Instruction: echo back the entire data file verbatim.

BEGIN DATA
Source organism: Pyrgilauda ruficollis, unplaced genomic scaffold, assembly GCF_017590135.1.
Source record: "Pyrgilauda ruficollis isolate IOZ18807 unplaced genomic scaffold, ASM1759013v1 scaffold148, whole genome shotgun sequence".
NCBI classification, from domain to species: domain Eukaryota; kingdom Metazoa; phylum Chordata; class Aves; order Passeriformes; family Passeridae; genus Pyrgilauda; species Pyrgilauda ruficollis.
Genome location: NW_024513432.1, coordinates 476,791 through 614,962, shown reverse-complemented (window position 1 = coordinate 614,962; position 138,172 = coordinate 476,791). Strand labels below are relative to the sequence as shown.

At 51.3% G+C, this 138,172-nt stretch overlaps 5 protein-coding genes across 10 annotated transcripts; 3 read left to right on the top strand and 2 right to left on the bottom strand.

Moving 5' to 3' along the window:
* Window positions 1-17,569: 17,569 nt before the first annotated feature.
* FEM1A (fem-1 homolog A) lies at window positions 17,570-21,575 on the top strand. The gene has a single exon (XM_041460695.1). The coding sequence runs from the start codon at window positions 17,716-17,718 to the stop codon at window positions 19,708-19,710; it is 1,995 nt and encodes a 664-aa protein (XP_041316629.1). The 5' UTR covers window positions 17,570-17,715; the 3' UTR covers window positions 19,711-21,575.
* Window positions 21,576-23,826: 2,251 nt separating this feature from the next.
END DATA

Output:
Source organism: Pyrgilauda ruficollis, unplaced genomic scaffold, assembly GCF_017590135.1.
Source record: "Pyrgilauda ruficollis isolate IOZ18807 unplaced genomic scaffold, ASM1759013v1 scaffold148, whole genome shotgun sequence".
NCBI classification, from domain to species: domain Eukaryota; kingdom Metazoa; phylum Chordata; class Aves; order Passeriformes; family Passeridae; genus Pyrgilauda; species Pyrgilauda ruficollis.
Genome location: NW_024513432.1, coordinates 476,791 through 614,962, shown reverse-complemented (window position 1 = coordinate 614,962; position 138,172 = coordinate 476,791). Strand labels below are relative to the sequence as shown.

At 51.3% G+C, this 138,172-nt stretch overlaps 5 protein-coding genes across 10 annotated transcripts; 3 read left to right on the top strand and 2 right to left on the bottom strand.

Moving 5' to 3' along the window:
* Window positions 1-17,569: 17,569 nt before the first annotated feature.
* FEM1A (fem-1 homolog A) lies at window positions 17,570-21,575 on the top strand. The gene has a single exon (XM_041460695.1). The coding sequence runs from the start codon at window positions 17,716-17,718 to the stop codon at window positions 19,708-19,710; it is 1,995 nt and encodes a 664-aa protein (XP_041316629.1). The 5' UTR covers window positions 17,570-17,715; the 3' UTR covers window positions 19,711-21,575.
* Window positions 21,576-23,826: 2,251 nt separating this feature from the next.